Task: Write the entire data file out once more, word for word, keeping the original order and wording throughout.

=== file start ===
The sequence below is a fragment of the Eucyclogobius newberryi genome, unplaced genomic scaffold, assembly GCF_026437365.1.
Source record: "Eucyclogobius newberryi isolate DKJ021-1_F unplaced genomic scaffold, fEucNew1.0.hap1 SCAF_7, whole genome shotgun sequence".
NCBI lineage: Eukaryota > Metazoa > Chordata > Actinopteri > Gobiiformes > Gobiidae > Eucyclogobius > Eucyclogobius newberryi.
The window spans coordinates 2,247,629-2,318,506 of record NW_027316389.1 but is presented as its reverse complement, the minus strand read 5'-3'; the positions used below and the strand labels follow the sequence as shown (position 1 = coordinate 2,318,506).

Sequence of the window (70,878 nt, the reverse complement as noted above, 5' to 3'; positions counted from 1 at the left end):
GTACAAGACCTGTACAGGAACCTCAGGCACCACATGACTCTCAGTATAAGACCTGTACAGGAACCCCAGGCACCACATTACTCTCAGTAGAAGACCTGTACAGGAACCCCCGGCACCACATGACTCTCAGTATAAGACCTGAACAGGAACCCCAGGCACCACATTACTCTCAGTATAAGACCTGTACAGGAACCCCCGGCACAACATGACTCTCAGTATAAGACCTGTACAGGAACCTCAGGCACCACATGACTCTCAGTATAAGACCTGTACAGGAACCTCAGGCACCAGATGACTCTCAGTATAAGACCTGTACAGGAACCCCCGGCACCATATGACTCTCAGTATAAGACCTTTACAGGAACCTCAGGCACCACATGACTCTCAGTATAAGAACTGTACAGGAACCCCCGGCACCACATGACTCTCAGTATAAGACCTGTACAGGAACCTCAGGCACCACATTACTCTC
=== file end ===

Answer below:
The sequence below is a fragment of the Eucyclogobius newberryi genome, unplaced genomic scaffold, assembly GCF_026437365.1.
Source record: "Eucyclogobius newberryi isolate DKJ021-1_F unplaced genomic scaffold, fEucNew1.0.hap1 SCAF_7, whole genome shotgun sequence".
NCBI lineage: Eukaryota > Metazoa > Chordata > Actinopteri > Gobiiformes > Gobiidae > Eucyclogobius > Eucyclogobius newberryi.
The window spans coordinates 2,247,629-2,318,506 of record NW_027316389.1 but is presented as its reverse complement, the minus strand read 5'-3'; the positions used below and the strand labels follow the sequence as shown (position 1 = coordinate 2,318,506).

Sequence of the window (70,878 nt, the reverse complement as noted above, 5' to 3'; positions counted from 1 at the left end):
GTACAAGACCTGTACAGGAACCTCAGGCACCACATGACTCTCAGTATAAGACCTGTACAGGAACCCCAGGCACCACATTACTCTCAGTAGAAGACCTGTACAGGAACCCCCGGCACCACATGACTCTCAGTATAAGACCTGAACAGGAACCCCAGGCACCACATTACTCTCAGTATAAGACCTGTACAGGAACCCCCGGCACAACATGACTCTCAGTATAAGACCTGTACAGGAACCTCAGGCACCACATGACTCTCAGTATAAGACCTGTACAGGAACCTCAGGCACCAGATGACTCTCAGTATAAGACCTGTACAGGAACCCCCGGCACCATATGACTCTCAGTATAAGACCTTTACAGGAACCTCAGGCACCACATGACTCTCAGTATAAGAACTGTACAGGAACCCCCGGCACCACATGACTCTCAGTATAAGACCTGTACAGGAACCTCAGGCACCACATTACTCTC